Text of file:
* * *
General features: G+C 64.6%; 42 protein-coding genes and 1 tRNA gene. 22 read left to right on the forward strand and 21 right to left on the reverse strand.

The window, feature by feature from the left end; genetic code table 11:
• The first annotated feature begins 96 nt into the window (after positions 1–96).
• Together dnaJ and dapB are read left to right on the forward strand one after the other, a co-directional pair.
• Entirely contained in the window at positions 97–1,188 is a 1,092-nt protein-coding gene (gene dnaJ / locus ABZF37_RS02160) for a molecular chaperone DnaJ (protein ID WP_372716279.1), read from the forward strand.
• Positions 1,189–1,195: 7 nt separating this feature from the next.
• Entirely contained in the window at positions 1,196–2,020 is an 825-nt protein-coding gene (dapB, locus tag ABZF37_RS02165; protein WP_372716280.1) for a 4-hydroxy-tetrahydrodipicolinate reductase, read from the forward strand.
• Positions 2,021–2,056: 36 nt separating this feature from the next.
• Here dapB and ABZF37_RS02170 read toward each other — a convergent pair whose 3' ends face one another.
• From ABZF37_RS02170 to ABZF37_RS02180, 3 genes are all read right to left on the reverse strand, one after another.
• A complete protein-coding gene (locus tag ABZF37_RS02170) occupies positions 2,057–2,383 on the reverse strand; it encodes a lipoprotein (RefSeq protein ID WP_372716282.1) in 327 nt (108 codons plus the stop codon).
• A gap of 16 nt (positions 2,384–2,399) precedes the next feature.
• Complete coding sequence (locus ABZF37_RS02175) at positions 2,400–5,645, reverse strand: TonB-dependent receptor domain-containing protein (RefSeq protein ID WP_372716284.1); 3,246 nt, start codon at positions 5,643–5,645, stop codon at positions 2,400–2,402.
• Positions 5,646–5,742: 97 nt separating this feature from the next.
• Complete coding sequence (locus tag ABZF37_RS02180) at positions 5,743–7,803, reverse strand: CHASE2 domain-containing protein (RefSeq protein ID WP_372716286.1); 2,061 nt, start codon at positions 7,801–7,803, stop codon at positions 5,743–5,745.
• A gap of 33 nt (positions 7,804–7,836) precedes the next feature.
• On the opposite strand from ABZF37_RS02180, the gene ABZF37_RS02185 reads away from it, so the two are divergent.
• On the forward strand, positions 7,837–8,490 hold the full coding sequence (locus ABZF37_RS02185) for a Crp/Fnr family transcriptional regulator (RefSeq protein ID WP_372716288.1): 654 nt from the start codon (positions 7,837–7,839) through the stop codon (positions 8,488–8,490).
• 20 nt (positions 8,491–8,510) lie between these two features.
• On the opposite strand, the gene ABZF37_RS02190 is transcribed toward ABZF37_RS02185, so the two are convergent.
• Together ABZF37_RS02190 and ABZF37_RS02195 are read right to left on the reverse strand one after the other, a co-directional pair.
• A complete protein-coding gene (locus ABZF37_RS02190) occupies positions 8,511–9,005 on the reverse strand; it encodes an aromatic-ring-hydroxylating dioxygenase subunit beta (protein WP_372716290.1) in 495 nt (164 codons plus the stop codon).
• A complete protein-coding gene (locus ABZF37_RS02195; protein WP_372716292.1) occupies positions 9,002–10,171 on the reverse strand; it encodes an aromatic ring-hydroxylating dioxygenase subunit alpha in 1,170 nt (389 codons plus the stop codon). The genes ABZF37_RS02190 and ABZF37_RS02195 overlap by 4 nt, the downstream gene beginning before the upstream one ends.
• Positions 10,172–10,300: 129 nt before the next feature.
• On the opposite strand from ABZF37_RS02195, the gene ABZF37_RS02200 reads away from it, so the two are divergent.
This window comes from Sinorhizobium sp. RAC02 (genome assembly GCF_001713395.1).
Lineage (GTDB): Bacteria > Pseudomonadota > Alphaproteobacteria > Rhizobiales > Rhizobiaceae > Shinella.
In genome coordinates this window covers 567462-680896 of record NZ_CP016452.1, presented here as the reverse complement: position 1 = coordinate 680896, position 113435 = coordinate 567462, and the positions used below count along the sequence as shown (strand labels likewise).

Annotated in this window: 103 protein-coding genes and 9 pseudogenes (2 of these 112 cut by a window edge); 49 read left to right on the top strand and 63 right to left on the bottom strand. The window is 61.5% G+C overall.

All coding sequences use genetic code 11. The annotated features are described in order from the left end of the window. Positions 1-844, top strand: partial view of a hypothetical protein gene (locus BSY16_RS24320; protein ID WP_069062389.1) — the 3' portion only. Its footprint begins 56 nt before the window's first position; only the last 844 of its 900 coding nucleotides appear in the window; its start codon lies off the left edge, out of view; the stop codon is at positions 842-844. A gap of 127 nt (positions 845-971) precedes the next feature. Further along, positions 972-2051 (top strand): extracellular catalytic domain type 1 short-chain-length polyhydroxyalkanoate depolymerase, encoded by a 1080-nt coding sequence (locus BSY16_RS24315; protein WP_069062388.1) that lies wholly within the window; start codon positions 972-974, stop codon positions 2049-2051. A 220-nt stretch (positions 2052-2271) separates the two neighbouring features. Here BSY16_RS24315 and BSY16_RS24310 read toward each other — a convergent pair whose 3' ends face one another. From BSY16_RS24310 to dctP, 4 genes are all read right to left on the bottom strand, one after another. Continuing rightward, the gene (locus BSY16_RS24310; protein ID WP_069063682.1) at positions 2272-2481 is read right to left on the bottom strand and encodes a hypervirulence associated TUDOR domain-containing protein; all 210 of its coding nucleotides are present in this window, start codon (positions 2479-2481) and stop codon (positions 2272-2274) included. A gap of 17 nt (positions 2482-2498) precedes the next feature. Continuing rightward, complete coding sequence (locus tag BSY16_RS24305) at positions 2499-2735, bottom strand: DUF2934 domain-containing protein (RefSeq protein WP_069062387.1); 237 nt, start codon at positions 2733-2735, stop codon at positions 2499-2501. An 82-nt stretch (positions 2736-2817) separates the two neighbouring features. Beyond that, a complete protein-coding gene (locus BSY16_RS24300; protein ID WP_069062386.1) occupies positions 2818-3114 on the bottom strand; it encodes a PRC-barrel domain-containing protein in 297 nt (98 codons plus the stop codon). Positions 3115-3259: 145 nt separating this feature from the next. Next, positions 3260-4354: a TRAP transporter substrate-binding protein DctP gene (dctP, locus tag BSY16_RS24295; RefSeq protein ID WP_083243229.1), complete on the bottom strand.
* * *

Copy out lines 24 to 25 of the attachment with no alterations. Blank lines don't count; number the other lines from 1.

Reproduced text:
• Positions 10,172–10,300: 129 nt before the next feature.
• On the opposite strand from ABZF37_RS02195, the gene ABZF37_RS02200 reads away from it, so the two are divergent.